Rate expectations

Airbus has opened a fourth A320 production line in Hamburg featuring two seven-axis robots and mobile tooling platforms. Airbus

Airbus says it is getting back on track with A320 Family production rates. In the first half of 2018, the company delivered 239 examples of the aircraft (consisting of 129 A320ceos and 110 A320neos), and during a media event in London early in July, Airbus Commercial Aircraft President Guillaume Faury said both May and June saw Airbus deliver more A320neos than A320ceos for the first time.

Faury acknowledged “a very difficult situation” with A320neo deliveries due to supply issues with Pratt & Whitney PW110GJM geared-turbofan engines. As reported by AIR International earlier this year (see May, p92), P&W had to overcome a knife-edge seal problem in the engine’s highpressure compressor. An emergency airworthiness directive was issued by the European Aviation Safety Agency, leading to PW1100G-JMs returning to P&W for rework.

The consequence has been newly built aircraft have been parked as gliders in Toulouse after leaving the production line while they await engines. There were just over 100 such aircraft parked at the airfield at the end of May, according to Faury. During the briefing, he said: “We are late in deliveries compared to the commitment to our customers.

We are working very hard to get the aircraft on time as much as possible. The plan is to recover by the end of this year and be back on track as soon as we can.”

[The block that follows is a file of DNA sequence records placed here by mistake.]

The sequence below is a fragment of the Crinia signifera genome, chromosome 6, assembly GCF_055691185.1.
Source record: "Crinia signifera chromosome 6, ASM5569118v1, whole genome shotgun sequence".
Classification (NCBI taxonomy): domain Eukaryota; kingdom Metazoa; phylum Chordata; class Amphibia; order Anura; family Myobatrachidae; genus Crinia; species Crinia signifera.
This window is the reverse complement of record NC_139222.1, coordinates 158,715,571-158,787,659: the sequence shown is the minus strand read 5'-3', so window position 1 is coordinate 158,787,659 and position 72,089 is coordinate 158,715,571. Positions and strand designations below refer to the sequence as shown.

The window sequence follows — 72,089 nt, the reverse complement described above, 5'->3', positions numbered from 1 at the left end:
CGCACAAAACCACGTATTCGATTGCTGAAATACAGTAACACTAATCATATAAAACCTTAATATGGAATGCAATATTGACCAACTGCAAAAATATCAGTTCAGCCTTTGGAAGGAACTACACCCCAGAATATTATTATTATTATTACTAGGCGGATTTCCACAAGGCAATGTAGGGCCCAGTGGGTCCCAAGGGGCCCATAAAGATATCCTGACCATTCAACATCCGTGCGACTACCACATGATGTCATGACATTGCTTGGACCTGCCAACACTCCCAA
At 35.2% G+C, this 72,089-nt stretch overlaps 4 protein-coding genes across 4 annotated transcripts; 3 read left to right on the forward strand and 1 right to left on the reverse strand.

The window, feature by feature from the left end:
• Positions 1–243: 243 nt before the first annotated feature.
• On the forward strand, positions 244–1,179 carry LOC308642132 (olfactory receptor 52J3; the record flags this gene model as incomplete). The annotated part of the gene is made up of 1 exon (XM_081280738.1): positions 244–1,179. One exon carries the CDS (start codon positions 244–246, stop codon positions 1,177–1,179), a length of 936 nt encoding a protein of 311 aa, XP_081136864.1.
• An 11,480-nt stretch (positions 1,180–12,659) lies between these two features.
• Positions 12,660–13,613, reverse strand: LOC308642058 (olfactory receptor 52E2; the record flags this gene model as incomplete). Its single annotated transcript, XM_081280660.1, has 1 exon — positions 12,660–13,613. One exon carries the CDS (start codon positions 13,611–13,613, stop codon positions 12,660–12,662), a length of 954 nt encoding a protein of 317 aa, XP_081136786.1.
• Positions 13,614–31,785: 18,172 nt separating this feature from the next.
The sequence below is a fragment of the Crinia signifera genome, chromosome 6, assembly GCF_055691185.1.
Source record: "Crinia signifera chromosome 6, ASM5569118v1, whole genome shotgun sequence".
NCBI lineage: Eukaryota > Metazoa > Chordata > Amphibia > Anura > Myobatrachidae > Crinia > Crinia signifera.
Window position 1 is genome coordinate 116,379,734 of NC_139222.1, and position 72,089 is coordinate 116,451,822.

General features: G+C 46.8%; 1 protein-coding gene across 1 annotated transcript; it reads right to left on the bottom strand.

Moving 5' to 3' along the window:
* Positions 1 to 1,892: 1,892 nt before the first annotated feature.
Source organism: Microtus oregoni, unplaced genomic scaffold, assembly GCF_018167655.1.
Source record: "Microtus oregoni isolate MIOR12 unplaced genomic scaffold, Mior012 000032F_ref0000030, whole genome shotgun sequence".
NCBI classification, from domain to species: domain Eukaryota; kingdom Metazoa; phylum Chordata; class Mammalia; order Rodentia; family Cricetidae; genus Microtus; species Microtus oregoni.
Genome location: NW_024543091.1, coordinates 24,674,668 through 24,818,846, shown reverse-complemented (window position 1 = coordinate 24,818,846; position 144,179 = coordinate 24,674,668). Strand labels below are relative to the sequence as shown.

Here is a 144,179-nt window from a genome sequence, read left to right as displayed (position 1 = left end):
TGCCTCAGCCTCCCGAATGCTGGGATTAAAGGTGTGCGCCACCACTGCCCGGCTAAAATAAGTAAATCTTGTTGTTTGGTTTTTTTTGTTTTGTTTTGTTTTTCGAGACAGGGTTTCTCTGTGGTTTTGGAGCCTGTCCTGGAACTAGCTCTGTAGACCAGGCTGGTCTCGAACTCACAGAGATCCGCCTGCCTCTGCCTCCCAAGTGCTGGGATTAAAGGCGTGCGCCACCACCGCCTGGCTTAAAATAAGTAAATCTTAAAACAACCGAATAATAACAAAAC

Faury said it was said it was “encouraging” to see these difficulties easing. The number of gliders was down to 86 by the end of June, he said, adding that a “backloaded recovery plan” is expected to see an upturn in deliveries in the second half of the year.

Airbus is still planning a large ramp up in A320 production from 50 to 63 aircraft a month to take place in 2019 and is studying further rate rises for the early 2020s.

Teal Group Vice-President Analysis Richard Aboulafia cautioned to AIR International that P&W has a challenge “to go from almost nothing to 1,000+ [engines] per year” to meet the planned rate of more than 60 A320s per month, “especially when there are many different versions of that engine”.

Airbus is modernising production and in June opened a fourth assembly line at its Hamburg facility. This features a high level of automation, with two seven-axis robots able to drill almost 80% of holes on the upper fuselage. There are also mobile tooling platforms that navigate autonomously with laser trackers, designed to speed up assembly and hit the ramp-up targets. Mark Broadbent